• Economic readings remain consistent with slower but still positive growth

    As the market cheered the U.S.-China trade truce last week, the incoming economic data continued to show slower, but still positive, U.S. economic growth (we expected this after tax cuts and increased government spending boosted 2018 growth).

  • Outlook 2019: Mid-Year Update

    The Mid-Year Update presents a follow-up to our annual view published last December and affords a chance to make adjustments, if necessary, for what we expect to come during the remainder of the year.

  • What happened to asset class returns in 2018?

    We begin 2019 with a benchmark allocation to risk assets. Despite expecting slower economic growth in 2019, the fourth quarter 2018 financial market pessimism seems excessive – we do not see a recession in the foreseeable future.

  • Brexit investment implications update

    Learn about the investment implications around Brexit uncertainty.

  • Any excuse will do

    In December/January, that excuse came in the form of tightening financial conditions, which allowed for the patient pause in place today.

  • Stocks post stellar first half and react favorably to reduced trade tension

    Stocks are now reaching new all-time highs as a result of the U.S.-China trade war truce announced this weekend.

  • Stocks react favorably to the dovish Federal Reserve meeting outcome

    Stocks reached all-time highs last week, as investors reacted favorably to the Federal Reserve’s (Fed’s) dovish stance and increasing likelihood of near-term interest rate cuts.

  • Update on investment implications of US-China trade talks

    After becoming concerned that China was backing away from promised reforms, President Trump stated that he would increase the current 10% tariff rate on $200 billion worth of Chinese imports to 25%, a move that was originally due March 1, but was delayed to extend the talks and seek a better agreement.

  • Update on market volatility and trade tensions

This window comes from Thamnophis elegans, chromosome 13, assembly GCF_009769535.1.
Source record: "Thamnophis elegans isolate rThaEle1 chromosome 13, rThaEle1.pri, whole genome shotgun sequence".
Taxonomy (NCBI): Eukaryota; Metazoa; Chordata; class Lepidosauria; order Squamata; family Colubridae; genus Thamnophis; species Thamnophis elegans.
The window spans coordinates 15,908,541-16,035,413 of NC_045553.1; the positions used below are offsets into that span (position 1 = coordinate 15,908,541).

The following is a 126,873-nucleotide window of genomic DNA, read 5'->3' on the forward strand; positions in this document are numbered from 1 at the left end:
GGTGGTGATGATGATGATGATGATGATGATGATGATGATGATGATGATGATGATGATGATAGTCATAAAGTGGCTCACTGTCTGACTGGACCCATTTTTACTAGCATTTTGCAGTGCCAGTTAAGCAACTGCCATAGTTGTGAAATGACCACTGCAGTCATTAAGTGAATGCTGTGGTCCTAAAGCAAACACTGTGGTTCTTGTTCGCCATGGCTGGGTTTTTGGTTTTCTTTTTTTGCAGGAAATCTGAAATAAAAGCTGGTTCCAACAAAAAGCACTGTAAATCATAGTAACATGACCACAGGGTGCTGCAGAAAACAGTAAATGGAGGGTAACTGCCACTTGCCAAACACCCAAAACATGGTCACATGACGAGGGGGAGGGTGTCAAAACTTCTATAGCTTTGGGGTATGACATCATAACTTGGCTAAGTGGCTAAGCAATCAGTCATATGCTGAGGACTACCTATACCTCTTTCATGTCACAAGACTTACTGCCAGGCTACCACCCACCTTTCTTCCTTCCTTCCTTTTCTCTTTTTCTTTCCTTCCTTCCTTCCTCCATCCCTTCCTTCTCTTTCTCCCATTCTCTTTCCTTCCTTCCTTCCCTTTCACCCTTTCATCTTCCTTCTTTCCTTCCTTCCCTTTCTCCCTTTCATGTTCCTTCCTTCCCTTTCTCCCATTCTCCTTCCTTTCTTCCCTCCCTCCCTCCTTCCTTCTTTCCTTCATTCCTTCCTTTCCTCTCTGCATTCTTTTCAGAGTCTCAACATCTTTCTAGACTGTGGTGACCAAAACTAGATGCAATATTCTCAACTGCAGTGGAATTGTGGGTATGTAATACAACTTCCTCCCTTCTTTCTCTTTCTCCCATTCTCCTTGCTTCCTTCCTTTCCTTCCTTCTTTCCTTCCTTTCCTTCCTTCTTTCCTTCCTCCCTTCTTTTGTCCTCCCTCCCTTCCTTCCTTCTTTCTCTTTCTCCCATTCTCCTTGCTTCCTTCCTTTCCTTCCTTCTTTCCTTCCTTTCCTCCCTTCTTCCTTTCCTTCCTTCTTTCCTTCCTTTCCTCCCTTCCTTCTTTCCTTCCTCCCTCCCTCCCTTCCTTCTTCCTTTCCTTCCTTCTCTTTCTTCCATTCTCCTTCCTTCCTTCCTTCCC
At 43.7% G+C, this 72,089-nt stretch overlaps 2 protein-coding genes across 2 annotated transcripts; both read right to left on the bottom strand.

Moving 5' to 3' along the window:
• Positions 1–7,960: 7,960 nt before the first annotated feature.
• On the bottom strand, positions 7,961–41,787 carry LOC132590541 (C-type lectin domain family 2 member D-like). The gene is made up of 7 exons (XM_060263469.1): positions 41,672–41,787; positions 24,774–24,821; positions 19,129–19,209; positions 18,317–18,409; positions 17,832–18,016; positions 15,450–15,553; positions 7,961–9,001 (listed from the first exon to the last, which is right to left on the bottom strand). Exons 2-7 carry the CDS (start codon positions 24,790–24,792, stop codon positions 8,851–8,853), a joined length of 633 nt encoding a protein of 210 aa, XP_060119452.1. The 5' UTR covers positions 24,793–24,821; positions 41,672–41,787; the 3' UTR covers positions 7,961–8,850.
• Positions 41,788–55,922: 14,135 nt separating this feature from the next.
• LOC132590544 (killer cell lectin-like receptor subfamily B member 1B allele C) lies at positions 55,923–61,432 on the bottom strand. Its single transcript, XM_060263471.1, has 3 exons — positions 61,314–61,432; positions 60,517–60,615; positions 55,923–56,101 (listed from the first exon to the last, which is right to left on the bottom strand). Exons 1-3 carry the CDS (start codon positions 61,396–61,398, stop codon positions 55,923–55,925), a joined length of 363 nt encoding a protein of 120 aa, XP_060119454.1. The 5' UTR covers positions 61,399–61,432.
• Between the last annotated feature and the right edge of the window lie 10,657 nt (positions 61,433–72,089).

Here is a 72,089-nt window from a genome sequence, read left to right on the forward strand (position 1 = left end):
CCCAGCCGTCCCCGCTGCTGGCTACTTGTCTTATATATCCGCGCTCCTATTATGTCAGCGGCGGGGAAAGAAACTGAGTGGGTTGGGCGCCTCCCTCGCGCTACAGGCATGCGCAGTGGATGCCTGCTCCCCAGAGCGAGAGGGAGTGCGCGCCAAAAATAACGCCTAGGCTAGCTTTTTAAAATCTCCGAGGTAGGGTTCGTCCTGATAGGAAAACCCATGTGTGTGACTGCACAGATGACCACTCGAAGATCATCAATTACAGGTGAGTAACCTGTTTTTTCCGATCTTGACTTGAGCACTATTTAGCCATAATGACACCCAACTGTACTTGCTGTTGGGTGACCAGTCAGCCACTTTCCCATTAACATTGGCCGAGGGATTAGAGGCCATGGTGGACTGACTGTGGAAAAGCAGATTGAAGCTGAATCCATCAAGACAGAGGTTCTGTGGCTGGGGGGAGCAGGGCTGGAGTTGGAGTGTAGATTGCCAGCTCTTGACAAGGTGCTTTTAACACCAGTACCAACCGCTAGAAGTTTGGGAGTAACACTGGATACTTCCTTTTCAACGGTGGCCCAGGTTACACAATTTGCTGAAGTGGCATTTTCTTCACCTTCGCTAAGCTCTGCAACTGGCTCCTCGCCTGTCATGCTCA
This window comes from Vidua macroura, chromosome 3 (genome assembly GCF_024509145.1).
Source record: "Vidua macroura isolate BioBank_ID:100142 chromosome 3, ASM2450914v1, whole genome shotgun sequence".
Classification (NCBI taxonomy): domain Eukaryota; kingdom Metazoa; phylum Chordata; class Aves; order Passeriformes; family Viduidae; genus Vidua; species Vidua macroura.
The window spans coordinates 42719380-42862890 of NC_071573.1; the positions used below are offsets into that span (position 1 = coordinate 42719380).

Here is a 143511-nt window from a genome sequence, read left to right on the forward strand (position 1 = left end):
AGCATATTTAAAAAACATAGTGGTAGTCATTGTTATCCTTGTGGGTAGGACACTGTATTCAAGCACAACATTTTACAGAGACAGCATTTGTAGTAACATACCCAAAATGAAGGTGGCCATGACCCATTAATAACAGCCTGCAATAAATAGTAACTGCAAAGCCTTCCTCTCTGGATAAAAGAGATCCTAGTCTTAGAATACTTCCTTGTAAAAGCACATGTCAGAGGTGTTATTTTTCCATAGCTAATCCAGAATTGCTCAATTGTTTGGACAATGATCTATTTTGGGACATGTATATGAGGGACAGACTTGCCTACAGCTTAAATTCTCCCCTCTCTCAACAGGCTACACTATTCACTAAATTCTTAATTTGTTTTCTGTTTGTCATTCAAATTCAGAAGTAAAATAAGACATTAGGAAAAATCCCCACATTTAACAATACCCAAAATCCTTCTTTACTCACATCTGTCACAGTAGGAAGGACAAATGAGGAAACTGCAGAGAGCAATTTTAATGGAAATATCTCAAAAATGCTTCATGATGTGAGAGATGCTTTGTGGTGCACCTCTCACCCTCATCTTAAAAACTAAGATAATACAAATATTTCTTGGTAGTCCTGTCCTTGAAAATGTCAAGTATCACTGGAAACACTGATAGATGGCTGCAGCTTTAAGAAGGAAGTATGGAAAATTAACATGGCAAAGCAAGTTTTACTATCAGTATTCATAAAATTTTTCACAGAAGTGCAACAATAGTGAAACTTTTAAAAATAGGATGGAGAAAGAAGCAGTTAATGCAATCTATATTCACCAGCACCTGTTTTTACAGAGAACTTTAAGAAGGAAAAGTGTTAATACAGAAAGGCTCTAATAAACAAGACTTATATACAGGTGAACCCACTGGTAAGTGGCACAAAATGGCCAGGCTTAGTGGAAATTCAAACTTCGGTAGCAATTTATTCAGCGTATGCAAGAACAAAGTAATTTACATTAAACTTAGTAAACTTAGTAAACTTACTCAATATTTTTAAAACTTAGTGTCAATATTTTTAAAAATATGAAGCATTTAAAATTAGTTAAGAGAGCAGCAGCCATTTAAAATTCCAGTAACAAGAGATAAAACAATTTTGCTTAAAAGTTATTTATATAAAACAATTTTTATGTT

Last night President Trump opened up a second front on trade by promising a 5% tariff on all Mexican goods by June 10 (rising to 25% by October) if Mexico doesn’t stop the flow of Central American immigrants to the U.S. President Trump invoked the International Emergency Economic Powers Act (IEEPA), which gives the president broad leeway if he certifies a national emergency.

  • Selling often has no discretion

    I last authored a report under this banner the morning of December 26, 2018. At that time, stocks had plummeted to an S&P level of 2,351 and some pundits thought the market had much further to go. We wrote, “It is time to buy.”

  • Municipal Market Monthly — May

    This outperformance has been particularly notable since the 10-year ratio has been above 80% since before the 2008 financial crisis and subsequent Great Recession.

  • Municipal Market Monthly — April

    Multiple factors can impact M/T ratio levels over time, including shifting supply and demand levels.

  • Texas Permanent School Fund

    The security provisions of these programs produce ratings that are based in part or in whole on the state’s creditworthiness and the mechanics of the program, often allowing school districts to finance capital expenditures at lower interest rates than might be available with bonds issued without the credit enhancement.

  • Easing credit stress for majority of states, but pressures still remain

    Given the depth of the last recession and moderate growth since, building reserves back to prior levels remains a challenge for some.

  • Semper paratus

    Since the market low March 9, 2009, a tidal wave of buying has lifted many market indices to unprecedented levels and taken many equity portfolios with it.

  • Deja vu all over again

    We believe market participants have taken an overly pessimistic view of the macroeconomic conditions that exist today, and seem likely to unfold over the balance of 2019.

  • Only a matter of time

    An old cliché says the price is truth, but there are times when price alone does not tell the whole story. We think this is one of those times.

  • Effects of interest rates on bonds

    With yields on many parts of the fixed income market rising to levels not seen in half a decade or more, there remains a risk that interest rates could rise in the future.

  • Investment implications of midterm election results

    As anticipated by the consensus, Democrats took control of the House of Representatives, while Republicans retained their control of the Senate. We see a limited impact on financial markets as a consequence of the midterms. These results set the stage for two years of legislative gridlock, which has historically tended to benefit equities.

  • Encouraged by improving retail sales and still muted inflation

    We expect this strong showing by global consumers, coupled with low inflation that allows central banks to remain accommodative, to support further economic growth and prevent recession dynamics from taking hold.

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